In Ramirez v. Balboa Thrift and Loan, the 4th District Court of Appeal reversed the trial court's denial of plaintiff's class certification motion, holding the trial court based its ruling on an inaccurate interpretation of Rees-Levering.
In Ramirez, plaintiff purchased a car with financing assigned to defendant Balboa, defaulted on payments and surrendered the car. Balboa sent plaintiff a "Notice of Intention to Dispose of Motor Vehicle" (NOI). Plaintiff did not seek to reinstate the loan, but later sent a $25 payment. Balboa wrote off the loan and reported the account as charged off on plaintiff's credit report. Plaintiff filed a putative class action alleging a 17200 cause of action based on alleged violations of Rees-Levering. Specifically, plaintiff alleged that Balboa's NOI violated section 2983.2(a)(2) of Rees-Levering because it did not contain the specific "conditions precedent" to reinstatement of the loan.Continue Reading...
In Davis v. HSBC Bank Nevada, N.A., et al., the Ninth Circuit Court of Appeals affirmed the trial court’s dismissal of plaintiff’s putative class action alleging that HSBC Bank and Best Buy Stores, L.P. defrauded California customers by failing to disclose an annual fee imposed on customer’s credit card accounts.
Plaintiff enrolled in a “Reward Zone Program” with Best Buy and applied for an accompanying “Reward Zone Program Mastercard” online, in response to a newspaper advertisement stating that applicants would receive $25 worth of reward certificates with their first purchase using the card. In the process of applying for the card online, plaintiff read webpages entitled “Program Rules” and “FAQs,” neither of which mentioned an annual fee for using the card. Plaintiff also clicked through but did not read other pages, which detailed important disclosures of credit terms and conditions, and checked a box indicating that he agreed to the important terms and conditions of the rewards card. The trial court dismissed plaintiff’s complaint because the terms and conditions information disclosed the imposition of an annual fee for use of the card.Continue Reading...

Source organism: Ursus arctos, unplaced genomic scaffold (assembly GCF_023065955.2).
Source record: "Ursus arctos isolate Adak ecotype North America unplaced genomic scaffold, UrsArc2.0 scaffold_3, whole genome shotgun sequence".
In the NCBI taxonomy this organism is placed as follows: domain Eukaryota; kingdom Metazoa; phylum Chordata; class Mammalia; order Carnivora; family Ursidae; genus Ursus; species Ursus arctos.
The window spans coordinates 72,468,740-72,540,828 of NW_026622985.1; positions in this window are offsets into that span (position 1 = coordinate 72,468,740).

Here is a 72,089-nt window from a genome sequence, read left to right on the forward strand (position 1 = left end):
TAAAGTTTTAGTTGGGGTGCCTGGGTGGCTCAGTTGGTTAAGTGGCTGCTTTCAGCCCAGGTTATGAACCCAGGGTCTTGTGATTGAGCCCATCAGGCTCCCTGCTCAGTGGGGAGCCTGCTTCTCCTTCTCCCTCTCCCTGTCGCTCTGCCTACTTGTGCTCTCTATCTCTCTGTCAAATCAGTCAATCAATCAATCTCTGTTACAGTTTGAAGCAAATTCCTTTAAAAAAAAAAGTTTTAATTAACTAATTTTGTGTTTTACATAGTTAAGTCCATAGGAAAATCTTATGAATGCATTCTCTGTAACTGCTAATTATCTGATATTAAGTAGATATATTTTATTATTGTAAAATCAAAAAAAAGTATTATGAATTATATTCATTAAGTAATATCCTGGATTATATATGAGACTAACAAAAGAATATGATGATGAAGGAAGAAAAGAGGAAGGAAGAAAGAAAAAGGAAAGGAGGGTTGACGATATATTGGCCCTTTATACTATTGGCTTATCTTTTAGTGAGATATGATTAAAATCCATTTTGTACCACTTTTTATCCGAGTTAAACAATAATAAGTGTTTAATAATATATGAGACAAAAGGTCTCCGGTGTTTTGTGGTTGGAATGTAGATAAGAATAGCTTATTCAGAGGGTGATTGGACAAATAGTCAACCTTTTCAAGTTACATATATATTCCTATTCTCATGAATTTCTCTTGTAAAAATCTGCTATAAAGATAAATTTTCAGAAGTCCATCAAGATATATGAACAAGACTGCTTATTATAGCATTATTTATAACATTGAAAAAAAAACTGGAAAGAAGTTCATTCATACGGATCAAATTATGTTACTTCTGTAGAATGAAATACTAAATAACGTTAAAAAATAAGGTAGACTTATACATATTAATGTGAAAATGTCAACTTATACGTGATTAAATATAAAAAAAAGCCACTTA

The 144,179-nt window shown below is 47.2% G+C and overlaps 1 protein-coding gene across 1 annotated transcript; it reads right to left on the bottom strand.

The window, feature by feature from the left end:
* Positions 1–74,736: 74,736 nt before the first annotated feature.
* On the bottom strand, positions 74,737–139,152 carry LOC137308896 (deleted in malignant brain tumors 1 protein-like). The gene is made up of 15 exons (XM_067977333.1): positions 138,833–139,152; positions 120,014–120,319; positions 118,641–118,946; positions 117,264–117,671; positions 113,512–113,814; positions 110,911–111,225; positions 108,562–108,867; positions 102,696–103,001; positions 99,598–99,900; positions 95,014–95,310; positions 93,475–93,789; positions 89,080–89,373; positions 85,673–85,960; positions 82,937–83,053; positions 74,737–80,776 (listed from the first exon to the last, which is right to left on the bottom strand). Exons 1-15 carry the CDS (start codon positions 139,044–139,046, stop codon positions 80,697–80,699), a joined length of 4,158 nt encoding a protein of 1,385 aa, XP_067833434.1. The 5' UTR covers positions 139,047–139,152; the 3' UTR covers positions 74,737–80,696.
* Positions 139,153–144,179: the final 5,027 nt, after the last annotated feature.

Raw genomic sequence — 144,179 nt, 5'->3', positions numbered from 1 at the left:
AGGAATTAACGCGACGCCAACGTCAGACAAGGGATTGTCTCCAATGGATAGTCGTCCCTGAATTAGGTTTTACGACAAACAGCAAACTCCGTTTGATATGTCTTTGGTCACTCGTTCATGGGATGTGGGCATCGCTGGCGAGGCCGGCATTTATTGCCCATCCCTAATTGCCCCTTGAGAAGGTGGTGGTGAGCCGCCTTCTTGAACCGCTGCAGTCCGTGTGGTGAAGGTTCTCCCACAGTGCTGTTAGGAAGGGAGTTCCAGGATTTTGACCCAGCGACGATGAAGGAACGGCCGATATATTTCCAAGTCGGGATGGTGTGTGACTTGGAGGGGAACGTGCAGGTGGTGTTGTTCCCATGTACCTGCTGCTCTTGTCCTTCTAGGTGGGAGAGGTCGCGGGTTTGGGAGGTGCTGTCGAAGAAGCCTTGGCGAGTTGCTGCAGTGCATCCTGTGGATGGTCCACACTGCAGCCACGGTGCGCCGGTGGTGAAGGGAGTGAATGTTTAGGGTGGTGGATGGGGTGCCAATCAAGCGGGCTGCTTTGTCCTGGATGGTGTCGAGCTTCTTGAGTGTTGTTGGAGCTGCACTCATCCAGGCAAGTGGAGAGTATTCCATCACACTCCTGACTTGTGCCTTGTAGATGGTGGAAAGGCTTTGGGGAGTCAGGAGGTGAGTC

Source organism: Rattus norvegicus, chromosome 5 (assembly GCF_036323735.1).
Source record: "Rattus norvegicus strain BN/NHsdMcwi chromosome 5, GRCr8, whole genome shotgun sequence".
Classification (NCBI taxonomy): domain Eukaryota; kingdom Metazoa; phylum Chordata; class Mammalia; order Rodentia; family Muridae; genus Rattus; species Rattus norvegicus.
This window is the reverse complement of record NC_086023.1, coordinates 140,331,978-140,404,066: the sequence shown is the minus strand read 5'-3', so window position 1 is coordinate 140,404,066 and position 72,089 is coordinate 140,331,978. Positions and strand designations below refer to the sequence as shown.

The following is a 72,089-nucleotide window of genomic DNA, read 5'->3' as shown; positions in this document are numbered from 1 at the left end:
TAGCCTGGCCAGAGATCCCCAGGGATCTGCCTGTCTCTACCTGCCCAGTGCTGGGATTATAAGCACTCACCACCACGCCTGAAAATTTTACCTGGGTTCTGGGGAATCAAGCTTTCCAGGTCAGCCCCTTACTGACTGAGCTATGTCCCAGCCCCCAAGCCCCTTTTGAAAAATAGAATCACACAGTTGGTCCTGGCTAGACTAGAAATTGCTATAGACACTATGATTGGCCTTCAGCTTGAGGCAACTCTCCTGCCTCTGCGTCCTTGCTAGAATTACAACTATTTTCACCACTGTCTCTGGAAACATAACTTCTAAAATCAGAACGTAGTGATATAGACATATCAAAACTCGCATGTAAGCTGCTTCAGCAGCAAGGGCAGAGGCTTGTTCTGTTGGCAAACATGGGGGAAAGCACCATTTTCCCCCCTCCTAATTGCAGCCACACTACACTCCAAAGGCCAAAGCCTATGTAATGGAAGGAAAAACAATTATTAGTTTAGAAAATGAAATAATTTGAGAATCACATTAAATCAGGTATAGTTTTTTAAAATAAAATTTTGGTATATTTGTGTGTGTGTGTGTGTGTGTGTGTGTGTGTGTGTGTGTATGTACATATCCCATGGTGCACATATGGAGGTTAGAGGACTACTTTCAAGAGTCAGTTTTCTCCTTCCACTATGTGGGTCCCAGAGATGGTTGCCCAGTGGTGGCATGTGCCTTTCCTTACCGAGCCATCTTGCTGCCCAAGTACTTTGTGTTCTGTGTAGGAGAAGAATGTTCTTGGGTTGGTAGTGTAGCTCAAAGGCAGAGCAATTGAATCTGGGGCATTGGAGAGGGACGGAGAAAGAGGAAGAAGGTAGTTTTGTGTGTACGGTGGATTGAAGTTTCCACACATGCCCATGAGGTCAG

In Tucker v. Pacific Bell Mobile Services, the First District California Court of Appeal affirmed the trial court’s order sustaining defendants’ demurrer to name-plaintiff’s class action complaint. Specifically, relying on Knapp v. AT&T Wireless Services, Inc., the Court held that the trial court properly found that the name plaintiff could not establish community of interest among class members, and it was not an error to effectively deny class certification at the pleading stage.